Dietary fat consumption in mammals results in metabolic disturbances, including alterations in glucose tolerance [6,7], dyslipidaemia [8], and hepatic steatosis [7,9], amongst others. No studies to our knowledge have focussed on the impact of high-fat poultry diets on the serum clinical biochemistry, as a measure of the overall health status of alternative poultry species. Research into high-fat diet induced metabolic disturbances in avian species, specifically alternative poultry species such as the Japanese quail, is somewhat limited despite the fact that it could have implications on production costs. The present study investigated the effects of different high-fat diets (composed of animal fat and vegetable oils with different fatty acid profiles) on glucose tolerance and serum uric acid, triglyceride, cholesterol, total protein, albumin, aspartate transaminase (AST), and total bilirubin concentrations as metabolic markers of health in male, Japanese quail. The fatty acid profiles and overall lipid content of the edible bird tissues (liver, breast, and thigh muscles) were also determined to confirm successful uptake of the dietary fats.
The current study made use of male Japanese quail in order to avoid the influence of the female ovarian cycle and related hormones on the results obtained and to eliminate the additional nutrient demands and metabolic costs associated with egg-laying [10]. Since the quail supplier was only able to determine the sex of the birds at four weeks of age, we were unable to start the experiment with the quails at a younger age. However, the rationale for starting the study with the quail at six weeks of age was to allow us to ensure that the total calories ingested by the birds, including the 22% of added dietary lipids, could be utilised for metabolic activities other than tissue growth. Since the quail in the present study were twelve weeks old following the first six weeks of the 12 week feeding period and male Japanese quail have been shown to reach approximately 98% of their mature body mass at twelve weeks of age [11], the quail were likely not in a critical linear growth phase.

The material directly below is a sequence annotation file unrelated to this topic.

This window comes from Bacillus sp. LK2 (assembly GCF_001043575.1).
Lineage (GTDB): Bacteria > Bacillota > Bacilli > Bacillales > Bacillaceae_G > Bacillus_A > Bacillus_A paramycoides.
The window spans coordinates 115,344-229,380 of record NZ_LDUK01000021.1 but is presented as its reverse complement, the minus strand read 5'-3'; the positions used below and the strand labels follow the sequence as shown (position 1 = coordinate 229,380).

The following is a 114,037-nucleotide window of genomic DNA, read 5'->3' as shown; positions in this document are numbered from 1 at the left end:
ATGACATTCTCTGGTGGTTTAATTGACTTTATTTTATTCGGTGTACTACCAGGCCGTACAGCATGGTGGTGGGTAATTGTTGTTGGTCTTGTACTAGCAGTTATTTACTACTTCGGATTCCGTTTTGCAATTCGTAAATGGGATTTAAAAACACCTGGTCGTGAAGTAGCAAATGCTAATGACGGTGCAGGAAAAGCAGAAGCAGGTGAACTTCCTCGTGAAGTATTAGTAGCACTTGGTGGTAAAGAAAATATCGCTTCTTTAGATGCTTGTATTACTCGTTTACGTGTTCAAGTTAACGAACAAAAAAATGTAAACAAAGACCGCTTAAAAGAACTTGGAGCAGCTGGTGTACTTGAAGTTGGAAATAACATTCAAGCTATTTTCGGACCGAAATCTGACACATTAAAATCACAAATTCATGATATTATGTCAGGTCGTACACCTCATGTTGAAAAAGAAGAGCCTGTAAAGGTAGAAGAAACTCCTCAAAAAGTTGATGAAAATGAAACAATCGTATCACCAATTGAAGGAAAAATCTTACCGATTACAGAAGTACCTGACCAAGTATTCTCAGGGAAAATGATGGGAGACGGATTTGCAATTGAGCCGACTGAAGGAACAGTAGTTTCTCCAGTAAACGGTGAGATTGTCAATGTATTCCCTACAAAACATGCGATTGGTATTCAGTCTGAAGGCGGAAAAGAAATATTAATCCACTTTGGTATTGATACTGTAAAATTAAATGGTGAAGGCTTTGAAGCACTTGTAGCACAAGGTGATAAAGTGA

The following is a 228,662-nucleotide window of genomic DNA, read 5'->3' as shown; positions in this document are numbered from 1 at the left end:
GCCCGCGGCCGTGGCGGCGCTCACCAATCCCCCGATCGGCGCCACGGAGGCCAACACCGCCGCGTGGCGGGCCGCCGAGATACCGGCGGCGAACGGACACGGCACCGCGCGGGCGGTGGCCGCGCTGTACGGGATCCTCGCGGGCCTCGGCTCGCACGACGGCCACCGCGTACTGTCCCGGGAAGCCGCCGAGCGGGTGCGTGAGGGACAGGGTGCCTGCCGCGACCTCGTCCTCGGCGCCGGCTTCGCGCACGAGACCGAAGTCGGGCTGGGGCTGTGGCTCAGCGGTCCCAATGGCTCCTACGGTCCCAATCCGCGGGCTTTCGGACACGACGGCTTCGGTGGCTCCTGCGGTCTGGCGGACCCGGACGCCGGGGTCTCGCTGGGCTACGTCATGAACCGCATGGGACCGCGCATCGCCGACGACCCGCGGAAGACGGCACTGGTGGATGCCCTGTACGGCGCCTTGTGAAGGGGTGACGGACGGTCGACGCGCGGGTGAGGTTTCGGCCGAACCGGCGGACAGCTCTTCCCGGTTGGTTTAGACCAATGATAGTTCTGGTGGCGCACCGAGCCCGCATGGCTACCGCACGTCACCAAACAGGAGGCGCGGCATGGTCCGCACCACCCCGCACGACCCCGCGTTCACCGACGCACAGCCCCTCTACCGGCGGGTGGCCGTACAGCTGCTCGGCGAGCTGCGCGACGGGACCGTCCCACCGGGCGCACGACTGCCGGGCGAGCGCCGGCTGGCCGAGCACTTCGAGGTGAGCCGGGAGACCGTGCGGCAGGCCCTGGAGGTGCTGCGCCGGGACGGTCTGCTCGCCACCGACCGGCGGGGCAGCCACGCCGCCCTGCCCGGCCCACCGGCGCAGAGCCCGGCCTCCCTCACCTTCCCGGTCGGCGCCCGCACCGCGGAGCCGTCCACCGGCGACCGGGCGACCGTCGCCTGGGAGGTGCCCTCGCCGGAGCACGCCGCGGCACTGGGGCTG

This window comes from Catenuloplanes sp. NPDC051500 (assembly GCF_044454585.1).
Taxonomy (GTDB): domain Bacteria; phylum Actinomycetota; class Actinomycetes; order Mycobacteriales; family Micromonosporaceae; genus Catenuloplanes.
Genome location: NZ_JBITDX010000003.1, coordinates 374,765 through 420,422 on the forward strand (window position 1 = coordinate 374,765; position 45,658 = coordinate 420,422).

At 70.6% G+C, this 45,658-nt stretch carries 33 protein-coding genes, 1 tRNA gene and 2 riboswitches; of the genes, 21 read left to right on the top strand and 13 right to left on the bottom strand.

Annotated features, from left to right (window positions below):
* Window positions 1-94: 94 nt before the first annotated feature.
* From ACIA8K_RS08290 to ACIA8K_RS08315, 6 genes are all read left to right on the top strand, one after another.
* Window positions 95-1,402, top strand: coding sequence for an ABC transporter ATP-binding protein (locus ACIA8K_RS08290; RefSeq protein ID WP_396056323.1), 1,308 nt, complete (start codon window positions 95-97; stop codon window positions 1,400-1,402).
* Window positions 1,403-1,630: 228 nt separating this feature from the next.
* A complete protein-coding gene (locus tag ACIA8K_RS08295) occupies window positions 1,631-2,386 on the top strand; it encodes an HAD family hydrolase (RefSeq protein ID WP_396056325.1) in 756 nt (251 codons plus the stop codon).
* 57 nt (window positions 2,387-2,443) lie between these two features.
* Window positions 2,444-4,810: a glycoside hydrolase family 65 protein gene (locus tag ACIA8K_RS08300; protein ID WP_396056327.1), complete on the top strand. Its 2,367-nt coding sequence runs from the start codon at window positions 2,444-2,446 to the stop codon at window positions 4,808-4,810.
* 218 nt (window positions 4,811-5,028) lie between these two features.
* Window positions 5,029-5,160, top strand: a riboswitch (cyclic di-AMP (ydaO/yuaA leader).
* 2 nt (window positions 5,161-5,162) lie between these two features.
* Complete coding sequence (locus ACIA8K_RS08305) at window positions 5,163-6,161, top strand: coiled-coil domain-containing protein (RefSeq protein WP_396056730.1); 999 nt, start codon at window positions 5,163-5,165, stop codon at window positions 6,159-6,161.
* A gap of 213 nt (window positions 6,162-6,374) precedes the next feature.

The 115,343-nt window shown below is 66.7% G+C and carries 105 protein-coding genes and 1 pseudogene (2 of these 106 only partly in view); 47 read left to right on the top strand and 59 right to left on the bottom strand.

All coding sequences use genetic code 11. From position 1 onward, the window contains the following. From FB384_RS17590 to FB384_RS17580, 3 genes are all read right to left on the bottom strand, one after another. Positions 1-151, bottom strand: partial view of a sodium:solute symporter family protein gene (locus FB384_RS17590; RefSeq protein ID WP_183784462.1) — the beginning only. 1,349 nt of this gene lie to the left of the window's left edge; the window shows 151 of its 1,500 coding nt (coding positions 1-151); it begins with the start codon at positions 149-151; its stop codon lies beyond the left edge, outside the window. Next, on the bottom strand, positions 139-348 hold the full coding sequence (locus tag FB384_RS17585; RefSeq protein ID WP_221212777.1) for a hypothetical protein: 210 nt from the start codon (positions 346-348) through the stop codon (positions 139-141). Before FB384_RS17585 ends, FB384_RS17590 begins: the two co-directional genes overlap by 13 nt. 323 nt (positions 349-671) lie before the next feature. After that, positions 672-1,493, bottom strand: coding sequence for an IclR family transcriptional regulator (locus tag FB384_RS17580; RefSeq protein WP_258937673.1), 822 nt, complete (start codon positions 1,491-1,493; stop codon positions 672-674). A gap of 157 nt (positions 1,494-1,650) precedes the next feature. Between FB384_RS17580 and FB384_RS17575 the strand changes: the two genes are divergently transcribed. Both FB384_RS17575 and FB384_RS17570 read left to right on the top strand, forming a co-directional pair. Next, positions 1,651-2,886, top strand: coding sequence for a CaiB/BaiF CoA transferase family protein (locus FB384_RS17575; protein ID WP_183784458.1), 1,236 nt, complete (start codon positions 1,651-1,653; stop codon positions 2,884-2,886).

MATERIALS AND METHODS

Ethical approval and statement of animal rights

The study was approved by the University of the Witwatersrand Animal Ethics Screening Committee (Ethics clearance number: 2013/02/05). All applicable international, national, and/or institutional guidelines for the care and use of animals were followed when carrying out the present research. All procedures performed in the present study were in accordance with the ethical standards of the University of the Witwatersrand Animal Ethics Screening Committee.

Animals and housing